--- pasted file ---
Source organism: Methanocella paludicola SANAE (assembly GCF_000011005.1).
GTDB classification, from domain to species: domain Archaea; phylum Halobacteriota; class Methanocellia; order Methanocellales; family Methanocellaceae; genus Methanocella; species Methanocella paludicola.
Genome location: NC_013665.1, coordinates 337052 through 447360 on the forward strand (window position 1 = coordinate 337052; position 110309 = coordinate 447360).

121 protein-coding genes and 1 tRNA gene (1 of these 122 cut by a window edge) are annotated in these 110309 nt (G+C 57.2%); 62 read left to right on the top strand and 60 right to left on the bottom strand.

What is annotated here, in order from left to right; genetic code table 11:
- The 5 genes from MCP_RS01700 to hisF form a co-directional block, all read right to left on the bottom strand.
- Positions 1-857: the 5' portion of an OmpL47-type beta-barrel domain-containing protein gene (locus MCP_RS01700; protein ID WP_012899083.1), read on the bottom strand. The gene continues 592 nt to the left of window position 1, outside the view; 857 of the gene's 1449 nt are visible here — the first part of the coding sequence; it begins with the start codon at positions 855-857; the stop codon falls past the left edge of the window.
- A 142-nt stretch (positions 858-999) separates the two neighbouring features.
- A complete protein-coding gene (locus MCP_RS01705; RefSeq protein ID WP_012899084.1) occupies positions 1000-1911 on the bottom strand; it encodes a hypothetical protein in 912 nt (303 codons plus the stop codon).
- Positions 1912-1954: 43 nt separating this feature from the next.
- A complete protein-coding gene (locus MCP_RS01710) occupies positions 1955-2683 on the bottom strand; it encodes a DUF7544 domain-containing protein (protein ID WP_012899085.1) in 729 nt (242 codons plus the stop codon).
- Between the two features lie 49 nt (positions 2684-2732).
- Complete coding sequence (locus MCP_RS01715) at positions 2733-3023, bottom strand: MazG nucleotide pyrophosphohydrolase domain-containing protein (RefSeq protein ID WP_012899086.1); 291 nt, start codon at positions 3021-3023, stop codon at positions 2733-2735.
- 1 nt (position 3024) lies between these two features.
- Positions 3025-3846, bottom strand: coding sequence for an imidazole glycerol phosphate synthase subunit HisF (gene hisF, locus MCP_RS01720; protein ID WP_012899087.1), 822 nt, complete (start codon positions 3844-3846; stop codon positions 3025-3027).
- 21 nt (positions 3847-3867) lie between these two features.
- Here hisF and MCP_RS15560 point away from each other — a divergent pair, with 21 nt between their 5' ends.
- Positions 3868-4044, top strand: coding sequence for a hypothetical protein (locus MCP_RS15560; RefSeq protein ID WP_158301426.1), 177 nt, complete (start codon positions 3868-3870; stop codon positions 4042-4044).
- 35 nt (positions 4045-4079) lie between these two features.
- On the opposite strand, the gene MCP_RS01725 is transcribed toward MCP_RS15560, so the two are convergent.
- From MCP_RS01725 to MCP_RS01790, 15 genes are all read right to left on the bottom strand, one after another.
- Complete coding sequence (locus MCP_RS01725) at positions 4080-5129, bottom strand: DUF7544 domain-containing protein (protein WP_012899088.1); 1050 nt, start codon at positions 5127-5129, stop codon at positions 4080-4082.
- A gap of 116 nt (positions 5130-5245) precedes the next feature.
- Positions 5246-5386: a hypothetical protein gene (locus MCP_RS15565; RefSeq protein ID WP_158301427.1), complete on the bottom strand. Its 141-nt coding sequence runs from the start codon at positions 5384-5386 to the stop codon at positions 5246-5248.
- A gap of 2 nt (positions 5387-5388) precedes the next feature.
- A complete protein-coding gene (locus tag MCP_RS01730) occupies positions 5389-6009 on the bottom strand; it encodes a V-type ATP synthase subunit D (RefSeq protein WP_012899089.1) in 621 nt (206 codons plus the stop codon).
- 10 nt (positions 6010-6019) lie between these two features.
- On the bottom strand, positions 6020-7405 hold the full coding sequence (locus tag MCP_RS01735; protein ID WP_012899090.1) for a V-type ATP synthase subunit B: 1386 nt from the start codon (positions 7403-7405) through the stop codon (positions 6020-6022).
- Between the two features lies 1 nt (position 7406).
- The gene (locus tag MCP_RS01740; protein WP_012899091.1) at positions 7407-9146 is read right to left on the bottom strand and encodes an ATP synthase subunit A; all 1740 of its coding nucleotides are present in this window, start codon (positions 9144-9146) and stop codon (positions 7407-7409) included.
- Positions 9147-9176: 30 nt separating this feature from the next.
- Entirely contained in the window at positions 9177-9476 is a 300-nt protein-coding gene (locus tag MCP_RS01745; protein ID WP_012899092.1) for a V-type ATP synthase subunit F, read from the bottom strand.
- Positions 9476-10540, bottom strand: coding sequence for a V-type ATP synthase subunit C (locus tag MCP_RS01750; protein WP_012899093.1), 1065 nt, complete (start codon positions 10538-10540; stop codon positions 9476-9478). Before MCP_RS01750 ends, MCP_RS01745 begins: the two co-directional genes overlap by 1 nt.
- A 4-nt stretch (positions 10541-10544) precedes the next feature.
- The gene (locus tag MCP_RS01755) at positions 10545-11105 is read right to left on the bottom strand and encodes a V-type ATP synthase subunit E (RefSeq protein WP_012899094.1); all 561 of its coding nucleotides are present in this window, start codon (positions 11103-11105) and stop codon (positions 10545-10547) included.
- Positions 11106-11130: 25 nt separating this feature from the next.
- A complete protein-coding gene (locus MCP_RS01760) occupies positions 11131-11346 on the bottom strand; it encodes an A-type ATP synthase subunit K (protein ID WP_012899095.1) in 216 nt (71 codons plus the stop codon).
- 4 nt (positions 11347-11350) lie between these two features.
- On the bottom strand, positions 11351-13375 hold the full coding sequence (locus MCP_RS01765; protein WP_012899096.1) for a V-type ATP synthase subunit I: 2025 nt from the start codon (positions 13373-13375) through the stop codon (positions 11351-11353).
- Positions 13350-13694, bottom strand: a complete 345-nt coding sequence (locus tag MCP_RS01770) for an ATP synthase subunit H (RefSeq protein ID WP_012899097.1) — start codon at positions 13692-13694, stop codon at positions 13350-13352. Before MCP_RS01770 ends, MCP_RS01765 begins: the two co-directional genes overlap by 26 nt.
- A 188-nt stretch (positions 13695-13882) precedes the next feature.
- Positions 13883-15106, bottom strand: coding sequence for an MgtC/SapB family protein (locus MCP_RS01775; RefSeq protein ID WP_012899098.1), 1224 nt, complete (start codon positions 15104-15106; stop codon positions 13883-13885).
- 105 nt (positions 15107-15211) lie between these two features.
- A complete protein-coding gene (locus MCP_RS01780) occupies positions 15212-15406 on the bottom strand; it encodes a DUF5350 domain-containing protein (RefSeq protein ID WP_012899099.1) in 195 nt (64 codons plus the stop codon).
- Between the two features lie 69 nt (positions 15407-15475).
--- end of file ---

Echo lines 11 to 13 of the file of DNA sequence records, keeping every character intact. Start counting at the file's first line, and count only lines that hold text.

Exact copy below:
- A complete protein-coding gene (locus MCP_RS01710) occupies positions 1955-2683 on the bottom strand; it encodes a DUF7544 domain-containing protein (protein ID WP_012899085.1) in 729 nt (242 codons plus the stop codon).
- Between the two features lie 49 nt (positions 2684-2732).
- Complete coding sequence (locus MCP_RS01715) at positions 2733-3023, bottom strand: MazG nucleotide pyrophosphohydrolase domain-containing protein (RefSeq protein ID WP_012899086.1); 291 nt, start codon at positions 3021-3023, stop codon at positions 2733-2735.